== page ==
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The Dunce's Cap: Blessed John Duns Scotus' Hat Repurposed

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An 1828 engraving showing one good boy and another bearing a dunce's hat and asses ears to denote his naughtiness. From The Affectionate Parent’s Gift.(1828).

An 1828 engraving showing one good boy and another bearing a dunce's hat and asses ears to denote his naughtiness. From The Affectionate Parent’s Gift.(1828).

Blessed John Duns Scotus' Thinking Cap

The dunce's hat or dunce's cap was used until well into the 20th century to signify that someone, very often a child, was either deemed to be an idiot or disobedient. However, the original purpose of wearing a pointed hat was to enhance learning according to the principles of metaphysics.

The Scottish-born 13th/14th-century Franciscan friar, theologian, scholar and philosopher John Duns Scotus (Joannes Duns Scotus in Latin), also known as Doctor Subtilis (The Subtle Doctor), was most probably inspired by wizards and their perceived great wisdom when he espoused his theory that conical headwear was vital for personal advancement in learning.

Why? Because the knowledge spilled from the hat’s point down into the brain. His supporters readily wore the same style of headwear, and they were plentiful; he had a following as great as Saint Thomas Aquinas.

John Duns Scotus by Justus van Gent.

John Duns Scotus by Justus van Gent.

He was born in Duns in Lothian circa 1266. His early life remains a mystery, but we do know that he became a friar in the Order of Friars Minor, a religious order founded by Saint Francis of Assisi. The saint was an inspiration to John Duns Scotus throughout his life.

On 17th March 1291, John was ordained as a priest in Oxford, England, which then lay in the Franciscan Province under English rule. To acquire his bachelor’s and master’s degrees, he spent the following 13 years at the University of Oxford.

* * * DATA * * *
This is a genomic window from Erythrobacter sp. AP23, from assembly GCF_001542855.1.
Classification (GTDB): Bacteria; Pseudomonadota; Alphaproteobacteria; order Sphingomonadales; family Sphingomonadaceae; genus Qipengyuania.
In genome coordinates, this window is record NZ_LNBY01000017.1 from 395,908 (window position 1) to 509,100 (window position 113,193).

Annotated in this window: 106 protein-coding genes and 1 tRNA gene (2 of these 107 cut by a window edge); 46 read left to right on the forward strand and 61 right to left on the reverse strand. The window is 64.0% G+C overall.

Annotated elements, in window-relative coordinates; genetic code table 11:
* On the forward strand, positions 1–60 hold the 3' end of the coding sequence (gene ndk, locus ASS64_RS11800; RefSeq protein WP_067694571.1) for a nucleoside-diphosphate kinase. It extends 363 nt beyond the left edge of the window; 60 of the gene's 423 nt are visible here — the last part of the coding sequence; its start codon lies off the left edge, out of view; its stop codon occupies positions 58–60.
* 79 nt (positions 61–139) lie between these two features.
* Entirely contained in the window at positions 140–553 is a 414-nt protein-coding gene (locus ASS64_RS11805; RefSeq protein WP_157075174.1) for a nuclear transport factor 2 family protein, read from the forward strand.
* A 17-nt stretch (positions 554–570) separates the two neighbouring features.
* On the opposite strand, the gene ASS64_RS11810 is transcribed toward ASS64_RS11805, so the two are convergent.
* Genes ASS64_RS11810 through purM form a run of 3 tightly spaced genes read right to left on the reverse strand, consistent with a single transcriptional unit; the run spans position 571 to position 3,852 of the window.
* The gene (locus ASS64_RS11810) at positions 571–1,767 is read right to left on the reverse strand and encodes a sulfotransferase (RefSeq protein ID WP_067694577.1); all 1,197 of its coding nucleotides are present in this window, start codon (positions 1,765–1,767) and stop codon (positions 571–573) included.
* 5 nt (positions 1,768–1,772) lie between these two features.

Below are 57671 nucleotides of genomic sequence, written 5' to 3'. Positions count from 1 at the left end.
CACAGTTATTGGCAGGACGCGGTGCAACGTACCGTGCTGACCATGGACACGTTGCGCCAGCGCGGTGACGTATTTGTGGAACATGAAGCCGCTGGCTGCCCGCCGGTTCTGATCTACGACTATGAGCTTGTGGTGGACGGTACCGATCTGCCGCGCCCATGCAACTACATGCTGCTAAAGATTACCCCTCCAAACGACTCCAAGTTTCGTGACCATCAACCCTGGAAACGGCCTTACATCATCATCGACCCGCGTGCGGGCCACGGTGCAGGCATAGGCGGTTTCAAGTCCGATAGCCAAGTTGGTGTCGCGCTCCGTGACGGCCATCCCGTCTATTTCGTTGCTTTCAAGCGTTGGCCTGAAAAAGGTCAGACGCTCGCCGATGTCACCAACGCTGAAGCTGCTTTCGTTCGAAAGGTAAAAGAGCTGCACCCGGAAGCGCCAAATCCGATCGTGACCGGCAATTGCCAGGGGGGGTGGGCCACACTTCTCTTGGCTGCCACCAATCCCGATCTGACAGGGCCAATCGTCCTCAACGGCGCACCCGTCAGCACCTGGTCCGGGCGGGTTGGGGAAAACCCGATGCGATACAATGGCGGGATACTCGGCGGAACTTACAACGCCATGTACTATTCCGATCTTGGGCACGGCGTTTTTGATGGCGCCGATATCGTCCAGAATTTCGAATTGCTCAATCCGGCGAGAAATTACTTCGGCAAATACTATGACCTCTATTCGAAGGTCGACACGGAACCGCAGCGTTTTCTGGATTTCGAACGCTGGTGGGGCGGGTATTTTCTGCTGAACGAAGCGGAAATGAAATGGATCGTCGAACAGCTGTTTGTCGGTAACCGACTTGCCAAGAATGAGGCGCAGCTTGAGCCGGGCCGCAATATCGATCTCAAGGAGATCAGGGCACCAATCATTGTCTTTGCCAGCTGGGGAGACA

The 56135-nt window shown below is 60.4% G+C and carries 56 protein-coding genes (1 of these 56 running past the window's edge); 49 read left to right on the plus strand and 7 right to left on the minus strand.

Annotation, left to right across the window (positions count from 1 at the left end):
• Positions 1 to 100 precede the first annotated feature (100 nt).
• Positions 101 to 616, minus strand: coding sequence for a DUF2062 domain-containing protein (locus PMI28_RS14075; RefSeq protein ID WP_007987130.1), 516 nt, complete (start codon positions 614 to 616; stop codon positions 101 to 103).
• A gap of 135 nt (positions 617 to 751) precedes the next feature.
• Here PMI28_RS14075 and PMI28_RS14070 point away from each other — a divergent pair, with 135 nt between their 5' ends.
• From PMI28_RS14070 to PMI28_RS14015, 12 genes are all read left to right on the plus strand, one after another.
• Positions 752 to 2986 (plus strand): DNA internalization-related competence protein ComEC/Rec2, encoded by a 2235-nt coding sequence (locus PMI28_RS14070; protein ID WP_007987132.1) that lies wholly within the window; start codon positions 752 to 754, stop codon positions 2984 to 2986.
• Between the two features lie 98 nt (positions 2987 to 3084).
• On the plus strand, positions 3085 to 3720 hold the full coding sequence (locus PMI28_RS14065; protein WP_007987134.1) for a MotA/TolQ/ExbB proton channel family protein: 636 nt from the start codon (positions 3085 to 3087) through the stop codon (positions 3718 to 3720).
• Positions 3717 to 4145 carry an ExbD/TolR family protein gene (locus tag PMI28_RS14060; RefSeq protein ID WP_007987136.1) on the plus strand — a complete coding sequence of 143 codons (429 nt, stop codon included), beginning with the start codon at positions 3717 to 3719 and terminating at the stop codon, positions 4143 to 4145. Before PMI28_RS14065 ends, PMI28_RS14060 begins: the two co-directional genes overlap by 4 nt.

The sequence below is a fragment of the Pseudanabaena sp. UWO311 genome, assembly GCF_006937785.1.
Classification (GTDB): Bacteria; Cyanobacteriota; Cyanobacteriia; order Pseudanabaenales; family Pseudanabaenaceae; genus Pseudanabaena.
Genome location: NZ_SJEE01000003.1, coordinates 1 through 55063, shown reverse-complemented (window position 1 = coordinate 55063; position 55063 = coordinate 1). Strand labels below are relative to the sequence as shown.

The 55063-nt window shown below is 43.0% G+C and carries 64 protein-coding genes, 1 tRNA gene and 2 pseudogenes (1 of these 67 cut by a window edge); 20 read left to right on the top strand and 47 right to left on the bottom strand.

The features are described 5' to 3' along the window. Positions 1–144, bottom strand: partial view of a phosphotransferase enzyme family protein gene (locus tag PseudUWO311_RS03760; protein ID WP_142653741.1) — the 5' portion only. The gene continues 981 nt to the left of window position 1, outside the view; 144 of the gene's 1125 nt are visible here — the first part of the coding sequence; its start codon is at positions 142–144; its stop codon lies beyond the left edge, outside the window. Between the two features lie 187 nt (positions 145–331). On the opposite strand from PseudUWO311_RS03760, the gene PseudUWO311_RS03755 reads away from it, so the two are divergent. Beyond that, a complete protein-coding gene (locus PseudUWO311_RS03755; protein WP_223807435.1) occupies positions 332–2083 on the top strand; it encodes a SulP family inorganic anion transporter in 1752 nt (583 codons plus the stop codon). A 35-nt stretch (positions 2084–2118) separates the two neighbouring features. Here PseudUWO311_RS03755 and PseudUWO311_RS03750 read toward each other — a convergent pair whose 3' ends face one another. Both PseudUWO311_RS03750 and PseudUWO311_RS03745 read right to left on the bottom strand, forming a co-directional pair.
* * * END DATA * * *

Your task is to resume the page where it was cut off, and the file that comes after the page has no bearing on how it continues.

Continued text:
In documentation dated 1300, he was referred to as a "bachelor respondent" which meant that his bachelor’s training had been completed. He was permitted to hear confessions from 1301, the same year that he became a master of theology.

The plaque at Oxford University, England remembering John Duns Scotus.

The plaque at Oxford University, England remembering John Duns Scotus.

John Duns Scotus' Theories

John Duns Scotus’ writings illustrated his commitment to life as a Franciscan, and he established himself as one of the great thinkers of the age. His theories were viewed as enlightened by many but criticised as heretical by the minority.

His work Lectura Oxoniensis delivered his view that beliefs were not a matter of chance but a science of God in which love was the key to communing with God himself. The text from the Lectura was revised and retitled Opus Oxoniense for publication.

He offered answers to age-old questions about Mary, Jesus’ mother’s experience of an immaculate conception, and why she was accorded this privilege over other humans. His thoughts were later adopted by the church, although they met with some resistance.

John also believed that Jesus’ incarnation was not dependent on the human tendency to sin and that it was the superior love and will of God that determined Jesus’ arrival on Earth.